How veterans of the first feminist revolution like Hillary Clinton and Meryl Streep are encouraging younger women to band together
I’m jazzed from being a delegate at Tina Brown’s Women in the World summit where we heard from the most wonderful women and young girls – all on the same theme – empowering women and girls GLOBALLY.
Over 2,500 women crammed the Koch Theatre in Lincoln Center with a dozen women’s colleges stacked up to the fourth balcony. We heard from women and girls from the poorest and most brutal countries for females, girls with the courage and new tools to tell their stories and work toward taking collective action to expose forced marriages and indentured servitude and the denial of education.
What this summit showed is it’s the forward guard of Boomer women who are back in the lead and the leadership – women in their 50s and 60s – like Meryl Streep and Hillary Clinton (same age, 68) appearing with Tina Brown (59), who assembled 2,500 women at only her third summit and live-streamed it around the world.
These Boomer women pioneers are not giving up, winding down, feeling invisible, like their mothers did after 50. These and many other veterans of the first feminist revolution are now challenging younger Boomers and exciting their own twenty-something and 30-year-old daughters to join in a GLOBAL women’s rights movement.
Women in Generation X were on panels, too. Women like Sheryl Sandberg, now COO of Facebook, who thought all the barriers were down when they came out of law or business school, only to run into new barriers. Many assumed that their failure to surmount those problems was their own fault. They had dismissed feminism and pooh-poohed collective action. They came to regret it. But they know better now.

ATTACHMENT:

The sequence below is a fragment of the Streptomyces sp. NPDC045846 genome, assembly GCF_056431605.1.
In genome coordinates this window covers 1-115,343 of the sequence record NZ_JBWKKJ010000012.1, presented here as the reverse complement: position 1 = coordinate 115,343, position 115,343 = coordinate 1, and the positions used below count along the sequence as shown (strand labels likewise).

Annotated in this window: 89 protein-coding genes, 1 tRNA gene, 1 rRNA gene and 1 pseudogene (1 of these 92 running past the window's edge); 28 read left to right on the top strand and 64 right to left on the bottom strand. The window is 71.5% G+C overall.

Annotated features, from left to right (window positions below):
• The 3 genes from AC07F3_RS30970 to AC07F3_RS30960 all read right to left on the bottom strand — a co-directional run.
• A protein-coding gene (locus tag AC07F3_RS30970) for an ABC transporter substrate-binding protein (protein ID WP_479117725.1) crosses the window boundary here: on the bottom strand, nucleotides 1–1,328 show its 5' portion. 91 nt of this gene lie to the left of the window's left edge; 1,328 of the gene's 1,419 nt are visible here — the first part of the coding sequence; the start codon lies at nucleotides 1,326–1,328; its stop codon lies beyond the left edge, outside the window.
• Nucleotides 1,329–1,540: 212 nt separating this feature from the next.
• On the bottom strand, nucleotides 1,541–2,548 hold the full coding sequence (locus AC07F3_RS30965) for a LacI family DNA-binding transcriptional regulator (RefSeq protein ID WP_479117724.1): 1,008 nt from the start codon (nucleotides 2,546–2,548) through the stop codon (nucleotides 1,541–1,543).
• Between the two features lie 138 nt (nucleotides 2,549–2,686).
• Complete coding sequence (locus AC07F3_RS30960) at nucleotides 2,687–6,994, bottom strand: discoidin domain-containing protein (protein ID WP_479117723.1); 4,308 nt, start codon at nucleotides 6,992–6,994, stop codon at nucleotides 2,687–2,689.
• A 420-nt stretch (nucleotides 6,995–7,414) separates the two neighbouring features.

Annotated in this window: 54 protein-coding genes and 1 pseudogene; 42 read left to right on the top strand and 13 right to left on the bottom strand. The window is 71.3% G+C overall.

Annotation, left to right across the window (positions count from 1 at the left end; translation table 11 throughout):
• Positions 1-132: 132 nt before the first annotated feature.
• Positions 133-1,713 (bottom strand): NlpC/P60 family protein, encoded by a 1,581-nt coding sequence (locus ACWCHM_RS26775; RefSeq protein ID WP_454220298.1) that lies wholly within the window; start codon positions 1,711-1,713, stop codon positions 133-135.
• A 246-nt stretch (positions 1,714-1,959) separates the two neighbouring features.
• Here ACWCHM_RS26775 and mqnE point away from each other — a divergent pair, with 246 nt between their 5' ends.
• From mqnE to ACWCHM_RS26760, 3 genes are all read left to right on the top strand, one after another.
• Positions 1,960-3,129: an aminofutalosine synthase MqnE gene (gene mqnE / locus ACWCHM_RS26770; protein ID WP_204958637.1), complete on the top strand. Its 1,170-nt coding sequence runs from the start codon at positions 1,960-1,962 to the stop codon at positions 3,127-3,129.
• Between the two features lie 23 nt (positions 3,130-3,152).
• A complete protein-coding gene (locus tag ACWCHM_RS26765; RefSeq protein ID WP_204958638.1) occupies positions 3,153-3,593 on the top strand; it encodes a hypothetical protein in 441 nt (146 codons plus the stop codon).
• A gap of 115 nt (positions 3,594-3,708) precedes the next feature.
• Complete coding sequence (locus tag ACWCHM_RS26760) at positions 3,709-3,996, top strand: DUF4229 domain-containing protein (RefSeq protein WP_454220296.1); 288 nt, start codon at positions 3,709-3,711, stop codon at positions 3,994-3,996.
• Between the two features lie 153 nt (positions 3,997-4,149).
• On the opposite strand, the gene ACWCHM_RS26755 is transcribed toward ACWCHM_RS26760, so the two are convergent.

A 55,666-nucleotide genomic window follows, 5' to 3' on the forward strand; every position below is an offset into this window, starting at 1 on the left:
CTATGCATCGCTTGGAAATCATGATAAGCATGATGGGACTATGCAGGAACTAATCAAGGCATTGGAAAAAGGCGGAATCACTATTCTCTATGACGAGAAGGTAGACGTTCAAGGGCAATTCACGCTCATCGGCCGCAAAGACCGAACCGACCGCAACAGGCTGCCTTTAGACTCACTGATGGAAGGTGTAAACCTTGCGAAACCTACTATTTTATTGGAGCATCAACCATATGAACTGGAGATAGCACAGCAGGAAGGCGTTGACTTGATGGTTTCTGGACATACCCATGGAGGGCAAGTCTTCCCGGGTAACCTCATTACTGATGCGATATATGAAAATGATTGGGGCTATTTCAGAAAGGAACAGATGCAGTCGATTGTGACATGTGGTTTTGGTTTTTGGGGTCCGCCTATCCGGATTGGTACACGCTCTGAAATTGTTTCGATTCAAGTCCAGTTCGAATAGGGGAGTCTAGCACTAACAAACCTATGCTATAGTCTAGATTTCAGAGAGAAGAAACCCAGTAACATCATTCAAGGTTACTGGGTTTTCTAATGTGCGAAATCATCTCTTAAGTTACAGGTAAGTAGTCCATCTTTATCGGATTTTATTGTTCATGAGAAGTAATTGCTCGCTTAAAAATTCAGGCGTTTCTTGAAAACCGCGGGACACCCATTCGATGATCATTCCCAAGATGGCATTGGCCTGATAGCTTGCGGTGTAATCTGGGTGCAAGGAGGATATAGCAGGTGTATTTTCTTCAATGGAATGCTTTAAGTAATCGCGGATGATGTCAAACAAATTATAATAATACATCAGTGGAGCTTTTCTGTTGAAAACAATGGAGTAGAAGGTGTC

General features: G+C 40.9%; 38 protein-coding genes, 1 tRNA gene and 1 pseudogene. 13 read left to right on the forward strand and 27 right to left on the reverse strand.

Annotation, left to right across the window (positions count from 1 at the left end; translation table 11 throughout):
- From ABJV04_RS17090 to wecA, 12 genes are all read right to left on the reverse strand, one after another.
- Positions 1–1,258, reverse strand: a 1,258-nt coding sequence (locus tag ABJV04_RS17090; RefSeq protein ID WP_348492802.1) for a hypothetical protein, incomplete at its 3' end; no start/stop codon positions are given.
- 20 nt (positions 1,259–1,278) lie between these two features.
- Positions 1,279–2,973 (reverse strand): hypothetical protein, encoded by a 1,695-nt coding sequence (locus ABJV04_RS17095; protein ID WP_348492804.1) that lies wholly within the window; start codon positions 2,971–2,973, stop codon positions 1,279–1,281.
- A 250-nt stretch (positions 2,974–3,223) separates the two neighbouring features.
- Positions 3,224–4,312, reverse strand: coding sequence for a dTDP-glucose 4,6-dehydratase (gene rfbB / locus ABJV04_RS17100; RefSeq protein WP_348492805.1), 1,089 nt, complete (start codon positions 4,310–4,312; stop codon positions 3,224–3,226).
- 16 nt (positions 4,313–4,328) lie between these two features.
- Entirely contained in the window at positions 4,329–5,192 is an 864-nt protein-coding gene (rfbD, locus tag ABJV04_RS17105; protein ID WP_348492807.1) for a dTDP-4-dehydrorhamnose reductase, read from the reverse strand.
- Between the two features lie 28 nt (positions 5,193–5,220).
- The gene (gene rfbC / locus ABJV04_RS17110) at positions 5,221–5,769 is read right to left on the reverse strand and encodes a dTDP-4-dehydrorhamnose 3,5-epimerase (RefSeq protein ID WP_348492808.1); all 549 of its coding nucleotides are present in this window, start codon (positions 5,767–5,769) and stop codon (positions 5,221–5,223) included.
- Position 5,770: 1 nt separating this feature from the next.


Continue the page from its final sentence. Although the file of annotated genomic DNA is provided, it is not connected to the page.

It’s women in their 20s and early 30s, like Chelsea Clinton, who know the story and have the skills and blogs and Facebook and huge social networks to broadcast the barriers and abuses, showcase the brave successes and new heroines, and awaken their generation to ACTION.
On the last morning of the summit, we awoke to see on the front page of The New York Times a stunning photo of two women leaders in the world who are working TOGETHER – notwithstanding their opposing philosophies – on how to save Europe and the world from another financial disaster: International Monetary Fund Chief Christine Lagarde and German Chancellor Angela Merkel.
They are showing the world a whole different model of leadership: friendly (they bring trinkets for each other to their meetings), fierce in expressing their opposing philosophies of financial management, but patient and respectful and sworn to find the best compromise possible. Unlike male leaders, one doesn’t have to “kill” the other and come out on top.
As our world-wise Secretary of State Clinton challenged us: “WE MUST BE FEARLESS.”
And as our feisty former Secretary of State, Madeline Albright, warned us: “THERE IS A SPECIAL PLACE IN HELL FOR WOMEN WHO DON’T HELP EACH OTHER.
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